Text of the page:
Sorry but the market will always be subsumed by democracy, in exact analogy to how Bayes will always be beaten by analogical inference 😉

    • Michael Turner

      Communal sharing can hardy be based on socialism, since it shows up in all cultures, including those that aren’t socialist. Authority ranking need not be conservative, since even a radical organization usually has an authority structure. (In fact, some of them have little else.) Finally, equality matching seems to predate markets in the same way that communal sharing long predates actual socialism — equality matching is pretty much just the idea that everybody should be subject to the same rules. (Thus, civil rights legislation evolved that says that that market pricing and a authority-redefined communal sharing overrides the “authority” of the property holder.)

      There might be specific incompatibilities in specific cases between the three different kinds of relations, but as Fiske himself points out, most relationships and social arrangements involve a mix of the types to some degree. (In some cases, the maintenance of one requires the other — e.g., the legitimacy of the authority of judges is in a mutual reinforcement relation with the notion of equality under the law.) Fiske doesn’t say that it’s necessarily offensive to mix market pricing and other relations. Indeed, regulation of markets is popular and that clearly requires both market pricing and authority. It’s just that some cultures — non-Western ones are mentioned — value market pricing less than other relations. They probably put a lower value on equality matching in general, though. Is that a good thing?

      “Bayes will always be beaten by analogical inference”? Well, somebody forgot to tell these people:

      http://www.nbu.bg/cogs/analogy09/proceedings/32-T20.pdf

      I think you’re seeing a lot of conflict and dichotomy where it need not necessarily exist. At one time, for example, it was thought that independent central bankers controlling “fiat money” was an inappropriate mixing of authority hierarcy with market pricing. Now, though, the gold bugs are on the margins. I expect futarchy to be taken up more or less in the order Robin suggests, starting with corporations — and perhaps it’s no suprise that prediction markets have found a footing in hotbeds of anti-authoritarian/pro-market sentiment in the corporate world, such as the info-tech sector. Bellwhether or faddism? Only time will tell.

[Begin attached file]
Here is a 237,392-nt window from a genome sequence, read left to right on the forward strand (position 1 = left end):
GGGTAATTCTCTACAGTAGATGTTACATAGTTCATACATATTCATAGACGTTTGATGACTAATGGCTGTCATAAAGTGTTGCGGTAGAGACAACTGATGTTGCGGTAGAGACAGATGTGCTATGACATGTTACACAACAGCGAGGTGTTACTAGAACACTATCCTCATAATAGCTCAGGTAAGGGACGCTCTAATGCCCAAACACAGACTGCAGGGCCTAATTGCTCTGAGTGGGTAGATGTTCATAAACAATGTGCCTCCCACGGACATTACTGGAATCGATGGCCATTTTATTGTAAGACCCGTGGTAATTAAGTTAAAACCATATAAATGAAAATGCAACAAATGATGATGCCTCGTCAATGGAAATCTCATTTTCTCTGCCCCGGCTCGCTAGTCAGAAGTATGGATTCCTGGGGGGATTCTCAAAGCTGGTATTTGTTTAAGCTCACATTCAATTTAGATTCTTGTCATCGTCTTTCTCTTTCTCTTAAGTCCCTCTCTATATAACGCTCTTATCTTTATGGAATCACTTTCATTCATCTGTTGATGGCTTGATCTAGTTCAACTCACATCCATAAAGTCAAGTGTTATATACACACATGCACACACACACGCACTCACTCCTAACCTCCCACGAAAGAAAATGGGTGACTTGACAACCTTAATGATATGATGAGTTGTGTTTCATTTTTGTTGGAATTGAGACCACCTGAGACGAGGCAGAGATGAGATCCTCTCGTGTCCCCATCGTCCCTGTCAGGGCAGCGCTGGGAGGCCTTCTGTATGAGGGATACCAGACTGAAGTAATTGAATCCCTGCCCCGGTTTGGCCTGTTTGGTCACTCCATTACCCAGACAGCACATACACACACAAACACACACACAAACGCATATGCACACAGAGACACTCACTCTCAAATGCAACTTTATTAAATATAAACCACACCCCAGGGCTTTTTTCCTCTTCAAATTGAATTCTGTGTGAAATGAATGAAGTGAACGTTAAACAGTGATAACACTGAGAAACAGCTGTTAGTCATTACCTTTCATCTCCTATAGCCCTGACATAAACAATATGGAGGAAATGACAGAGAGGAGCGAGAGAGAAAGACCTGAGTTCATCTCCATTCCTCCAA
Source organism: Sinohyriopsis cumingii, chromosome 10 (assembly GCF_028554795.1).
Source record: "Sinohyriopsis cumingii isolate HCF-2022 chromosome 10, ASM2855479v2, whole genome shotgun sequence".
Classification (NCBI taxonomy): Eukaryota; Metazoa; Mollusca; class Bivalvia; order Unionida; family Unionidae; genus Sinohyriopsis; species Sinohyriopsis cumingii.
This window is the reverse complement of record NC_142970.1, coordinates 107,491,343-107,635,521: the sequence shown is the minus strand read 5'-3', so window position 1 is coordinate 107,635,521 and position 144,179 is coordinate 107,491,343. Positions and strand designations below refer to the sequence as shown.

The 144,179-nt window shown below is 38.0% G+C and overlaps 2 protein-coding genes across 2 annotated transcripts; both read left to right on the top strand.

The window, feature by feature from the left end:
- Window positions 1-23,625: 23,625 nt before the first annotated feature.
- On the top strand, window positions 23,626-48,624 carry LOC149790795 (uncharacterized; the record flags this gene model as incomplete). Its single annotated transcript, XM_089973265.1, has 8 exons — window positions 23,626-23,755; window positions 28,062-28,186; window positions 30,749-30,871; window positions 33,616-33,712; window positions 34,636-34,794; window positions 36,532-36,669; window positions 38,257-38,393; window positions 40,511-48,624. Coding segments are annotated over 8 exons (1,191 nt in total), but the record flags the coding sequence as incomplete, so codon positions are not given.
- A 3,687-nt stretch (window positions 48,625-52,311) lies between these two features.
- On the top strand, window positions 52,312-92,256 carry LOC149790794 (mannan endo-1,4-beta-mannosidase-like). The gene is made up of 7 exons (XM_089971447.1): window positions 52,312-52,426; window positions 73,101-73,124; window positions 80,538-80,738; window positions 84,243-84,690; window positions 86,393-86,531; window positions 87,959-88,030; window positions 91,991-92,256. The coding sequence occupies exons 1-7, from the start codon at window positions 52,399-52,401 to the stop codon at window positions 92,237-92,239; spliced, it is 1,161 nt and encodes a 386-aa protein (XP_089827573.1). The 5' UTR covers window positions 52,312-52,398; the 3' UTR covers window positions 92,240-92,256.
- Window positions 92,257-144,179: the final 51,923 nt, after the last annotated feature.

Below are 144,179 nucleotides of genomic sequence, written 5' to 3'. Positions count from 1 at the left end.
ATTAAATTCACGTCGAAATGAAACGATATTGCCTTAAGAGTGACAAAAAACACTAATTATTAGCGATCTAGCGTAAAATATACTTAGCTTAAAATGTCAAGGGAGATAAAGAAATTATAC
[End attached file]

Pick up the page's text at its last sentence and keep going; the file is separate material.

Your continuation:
• mjgeddes

        What I meant to say is that it’s plausible that the cognitive drives behind Communal Sharing, Authority Ranking and Equality Matching are what motivated the development of Socialism, Conservatism and Capitalism, respectively.

        I agree that there’s a lot of mixing in practice, but should there be? People hate corporations that are vey authoritarian etc, see Pinker (‘The Stuff of Thought’) for discussion suggesting that many social conflicts in everyday life are indeed caused by attempted mixing of the different types of relationship.

        I think it’s a good bet Futarchy will never work because of the status conflict between Equality Matching (the cognitive basis for prediction markets) and Authority Ranking (the cognitive basis for government arms such as the military).

        The link you give to integration of Bayes and analogical inference is a link I myself posted in Open Thread 27, it supports my theory. I postulated that Bayes is a special case of analogical inference (i.e. Analogy is more powerful, but it includes Bayes as a special case). If I’m right, some kinds of analogy making should be found to give the same result as Bayesian inference. And that’s exactly what the paper shows.

        Nice to see LW folks supporting my view. In the thread ‘In Defense Of the Outside View’, one poster states:

        “This whole debate looks like a red herring to me. The entire distinction makes no sense– all views are outside views. Our only knowledge of the future comes from knowledge of regularities. So all arguments are arguments from typicality. Some of that knowledge comes from surveys of how long it takes someone to finish a project. Some comes from experimental science. Some of that knowledge comes from repeated personal experience– say completing lots of projects on time. Some of it is innate, driven into us though generations of evolution. But all of it is outside view. The so-called “inside view” arguments are just a lot harder to express by pointing to a single reference class.”

        I couldn’t have said it better myself. If the addition assumption is made that analogical inference is in fact identical to categorization and the outside view (which seems a very reasonable assumption), then the quoted poster above is in effect saying exactly what I’m saying, Bayes is just a special case of analogy.

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  • Philo

    “Jeffrey, I said my list is about status, not about control.” But you don’t consistently observe the distinction. Admittedly, it’s not sharp; but ignoring it–failing to distinguish between power and influence–threatens to make your notion of “status” too broad to be useful.

  • Philo

    I just read Stuart Armstrong’s comment; I’ll second that.

  • ad

    I suspect most of us prefer:

    2.to be part of large rich powerful empires, since those are high status,

    Hmm. There have been an awful lot of nationalist/ independence movements in recent decades. Those people were not trying to become part of a bigger empire.